And she was one of the founders, and indeed one of the sparks that led to the creation of the Film Club at Grande Riviere. She brought her piercing, shrewd film criticism, and quickly, from the beginning, grasped that what we needed was a collective choice of films that reflected (as a criterion) film as a medium, including its historical development as a medium. And she always had a comment on a film we have viewed together, that got to the heart of a film – either in its symbolism, or its terse narrative, or a hollow somewhere in its content. And she knew that watching a film and discussing it, even briefly afterwards with others, is completely different from just watching one and that’s it.

 Ram and I will miss our friend, Sally. She would come to our 24 December meals for singles around a turkey, with gravy and stuffing and bread sauce. And we would go to her for Easter Sunday lunch, lamb and Lyric and laughter, as we used to joke. 

 My condolences, and those of all in Lalit, go to all her extended families, her children, all her friends all over the world and her colleagues. 

 For your interest, here is the illustrated talk I gave on “Material Matters” that she curated in Port Louis in October 2015. There are two versions of the talk, one in the original Kreol given at the MGI, and one translated into English that I handed out on the day to non-Kreol speakers present. They do not perhaps do justice to her curating. But, at the end, I’m appending the found poem I wrote from the comments adult literacy students made on their first-ever visit to an art exhibition, this one, in Rue Desforges at the ICAIO – in which their eagle-eyes do indeed do justice to her work.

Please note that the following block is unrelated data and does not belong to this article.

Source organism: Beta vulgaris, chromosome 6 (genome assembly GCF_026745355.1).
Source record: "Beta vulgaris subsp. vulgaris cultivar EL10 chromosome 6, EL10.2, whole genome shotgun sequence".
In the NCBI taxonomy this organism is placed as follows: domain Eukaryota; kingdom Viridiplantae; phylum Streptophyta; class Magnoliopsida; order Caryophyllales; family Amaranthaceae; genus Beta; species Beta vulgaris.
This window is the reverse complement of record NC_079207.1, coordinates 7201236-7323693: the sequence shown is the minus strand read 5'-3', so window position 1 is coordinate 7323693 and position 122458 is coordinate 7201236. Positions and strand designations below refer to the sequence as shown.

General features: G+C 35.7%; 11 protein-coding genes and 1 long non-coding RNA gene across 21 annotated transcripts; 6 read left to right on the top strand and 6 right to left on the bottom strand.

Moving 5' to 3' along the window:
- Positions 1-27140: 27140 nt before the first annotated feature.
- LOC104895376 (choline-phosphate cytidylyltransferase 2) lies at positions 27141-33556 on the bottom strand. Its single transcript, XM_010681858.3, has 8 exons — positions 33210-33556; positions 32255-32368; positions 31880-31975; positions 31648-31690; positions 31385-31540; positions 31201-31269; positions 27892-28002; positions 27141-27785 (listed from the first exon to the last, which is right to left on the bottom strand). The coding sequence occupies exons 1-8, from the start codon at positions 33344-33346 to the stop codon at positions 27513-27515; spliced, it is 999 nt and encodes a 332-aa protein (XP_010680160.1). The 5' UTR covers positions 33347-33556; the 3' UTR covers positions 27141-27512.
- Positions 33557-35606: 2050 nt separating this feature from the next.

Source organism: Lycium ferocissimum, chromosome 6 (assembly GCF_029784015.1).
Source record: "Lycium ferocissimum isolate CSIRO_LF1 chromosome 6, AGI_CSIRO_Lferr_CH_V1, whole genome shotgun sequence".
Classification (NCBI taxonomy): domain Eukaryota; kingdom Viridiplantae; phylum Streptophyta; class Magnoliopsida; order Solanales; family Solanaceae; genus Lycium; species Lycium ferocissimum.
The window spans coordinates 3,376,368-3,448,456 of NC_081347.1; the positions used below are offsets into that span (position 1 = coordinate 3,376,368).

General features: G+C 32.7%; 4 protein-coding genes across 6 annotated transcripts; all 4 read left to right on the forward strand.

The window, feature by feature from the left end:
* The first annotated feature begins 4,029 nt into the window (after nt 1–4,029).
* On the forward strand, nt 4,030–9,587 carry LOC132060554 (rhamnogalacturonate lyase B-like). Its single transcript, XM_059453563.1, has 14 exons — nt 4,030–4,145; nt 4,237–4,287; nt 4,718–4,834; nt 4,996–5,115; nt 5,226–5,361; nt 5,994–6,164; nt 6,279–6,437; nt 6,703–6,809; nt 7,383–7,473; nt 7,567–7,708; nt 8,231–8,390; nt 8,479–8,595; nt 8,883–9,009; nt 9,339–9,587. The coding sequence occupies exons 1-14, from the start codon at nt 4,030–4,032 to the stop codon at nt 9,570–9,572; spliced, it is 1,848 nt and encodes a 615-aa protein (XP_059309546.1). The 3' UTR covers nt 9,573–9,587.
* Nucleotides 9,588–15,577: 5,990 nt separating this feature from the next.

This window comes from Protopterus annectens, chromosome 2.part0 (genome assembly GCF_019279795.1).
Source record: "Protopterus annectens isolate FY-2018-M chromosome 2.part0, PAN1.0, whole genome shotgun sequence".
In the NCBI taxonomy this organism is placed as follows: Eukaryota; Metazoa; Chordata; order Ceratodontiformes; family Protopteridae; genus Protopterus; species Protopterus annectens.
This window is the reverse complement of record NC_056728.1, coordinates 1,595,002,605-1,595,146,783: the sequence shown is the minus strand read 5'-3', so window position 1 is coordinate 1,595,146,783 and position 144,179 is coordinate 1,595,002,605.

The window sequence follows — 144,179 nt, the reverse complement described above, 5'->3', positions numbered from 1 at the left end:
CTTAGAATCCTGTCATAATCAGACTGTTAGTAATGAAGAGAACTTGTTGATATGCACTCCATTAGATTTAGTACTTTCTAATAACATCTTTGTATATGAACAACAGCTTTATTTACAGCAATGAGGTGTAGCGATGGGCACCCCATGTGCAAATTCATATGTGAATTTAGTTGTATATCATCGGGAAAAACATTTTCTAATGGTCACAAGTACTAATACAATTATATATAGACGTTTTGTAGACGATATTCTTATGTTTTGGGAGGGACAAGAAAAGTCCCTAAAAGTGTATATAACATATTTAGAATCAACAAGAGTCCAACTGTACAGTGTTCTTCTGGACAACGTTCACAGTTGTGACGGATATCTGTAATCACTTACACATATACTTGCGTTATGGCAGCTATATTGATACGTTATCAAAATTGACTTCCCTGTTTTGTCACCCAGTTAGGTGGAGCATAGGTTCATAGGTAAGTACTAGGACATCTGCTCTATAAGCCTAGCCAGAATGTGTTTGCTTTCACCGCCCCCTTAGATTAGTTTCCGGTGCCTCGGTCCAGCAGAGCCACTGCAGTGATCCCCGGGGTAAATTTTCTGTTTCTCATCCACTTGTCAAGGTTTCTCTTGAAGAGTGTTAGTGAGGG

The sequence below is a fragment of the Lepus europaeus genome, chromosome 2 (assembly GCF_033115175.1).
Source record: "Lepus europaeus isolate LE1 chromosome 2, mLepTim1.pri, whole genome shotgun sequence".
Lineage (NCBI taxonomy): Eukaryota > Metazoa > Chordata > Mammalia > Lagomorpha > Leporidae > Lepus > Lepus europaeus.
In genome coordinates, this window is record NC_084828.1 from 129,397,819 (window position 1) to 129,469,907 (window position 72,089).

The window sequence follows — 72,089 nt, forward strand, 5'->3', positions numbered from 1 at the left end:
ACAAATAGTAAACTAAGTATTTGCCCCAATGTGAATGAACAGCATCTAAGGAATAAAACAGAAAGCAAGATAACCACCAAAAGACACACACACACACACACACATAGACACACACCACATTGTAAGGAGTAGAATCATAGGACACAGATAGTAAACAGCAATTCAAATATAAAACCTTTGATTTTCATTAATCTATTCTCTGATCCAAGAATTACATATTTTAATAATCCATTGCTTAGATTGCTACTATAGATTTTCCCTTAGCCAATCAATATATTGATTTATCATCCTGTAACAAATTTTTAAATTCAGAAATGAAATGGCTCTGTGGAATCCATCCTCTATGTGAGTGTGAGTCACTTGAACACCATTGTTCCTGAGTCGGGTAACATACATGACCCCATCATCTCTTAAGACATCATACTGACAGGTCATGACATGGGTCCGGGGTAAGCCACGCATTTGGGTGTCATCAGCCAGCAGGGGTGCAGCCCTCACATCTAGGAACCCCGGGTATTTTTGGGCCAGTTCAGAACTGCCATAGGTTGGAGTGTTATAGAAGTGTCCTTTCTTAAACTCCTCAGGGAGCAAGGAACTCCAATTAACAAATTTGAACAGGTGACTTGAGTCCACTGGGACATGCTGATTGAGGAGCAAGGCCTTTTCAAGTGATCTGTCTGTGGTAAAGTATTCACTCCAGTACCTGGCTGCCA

In Kreol, Material Matters Talk

 Nu premye vizit enn galri lar


 Premye fwa mo’nn ale.

 Mo pa ti kone ki li ete, sa galri lar la. 

Mo’nn deza pase la,

Mo pa ti pran li kont.


Kan mo rantre mo truv enn bolom an goni –  

So lizye andan, 

Lakord otur so liku,

Enn latet, lakord otur so liku.

Ena enn buro deryer li,

Avek enn kikenn, 

Eski li pu al met li pandi?

Li osi?

Bolom an goni deza ena lakord otur so liku.


Kan mo ti rantre,

Mo ti krwar li enn mize fer per.

Sa galri lar la.


Lerla mo’nn gete partu

Mo’nn truve.

Mo’nn reflesi.  


Premye fwa mo’nn ale.

Dan enn galri lar.


Mo’nn  admir li byin.



Ena enn tablo lekritir anbalao,


Kumadir tras disan.

Li pe dir lemond anbalao.


Ena enn stati blan,

Enn stati blan fer ar polistirenn?

Bizin lespri-mem

Pu fer sa,

Pu skilpte sa.

Pa sima sa?

Pakejing sa. 

Pa fasil sa,

Enn stati blan fer ar polistirenn.


Karotsu la, anba, fer nu reflesi,

Ki li ete? 

Mo reflesi, mo truv

Enn dimunn pe ale, ale, li tom malad,

Lerla li enpe byin,

Li malad ankor, li anpire,

Sa eklate.

We. Sa karotsu la.

Li vinn enn fler nwar, sa karotsu la.


Enn dra inn brode alamin.

We. Enn tapi, brode ondire lontan, lor la. 

Brode alamin.

Enn lot ena lalenn.


Mo’nn truv seve vas lor enn tablo lapintir maron,

Seve vas, kuler nwar.

Seve vas.


Enn lot stati kuler blan, mo’nn truve.

Ar lapo bef. Lapo bef.

Ek so sabo. 

Li form enn dimunn, 

Enn stati kuler blan,

Enn stati san latet, san lame.

San latet, san lame?

Kifer sa?


Sa madam ki pe asize, asize anba la,

Kifer sa?

Li fatige. 

Pena transpor.

Ena enn tristes lor so figir. 

Li fatige.

Li pe reflesi,

Enn toksikomann? 


Enn travesti? 


Li fatige. Fatige. Tris.


Mo’nn reflesi lor sa kivet emaye la. 

Enn fam li’nn met enn goni parter, 

Li’nn met so kivet emaye lor li, 

Li pe dekras so linz ar savon avek so lame.

Avek so lame.

Li pena linz lor li.

Li’nn met so kivet emaye,

Li pe lav li ladan.

Kuma lesklavaz.


Premye fwa mo’nn ale.

Mo pa ti kone ki li ete, sa galri lar la. 

Mo’nn deza pase la, mo pa ti pran li kont.

Mo pa ti pran li kont.


Poem dekuver par Lindsey Collen apre vizit zelev literesi enn galri lar, 2015.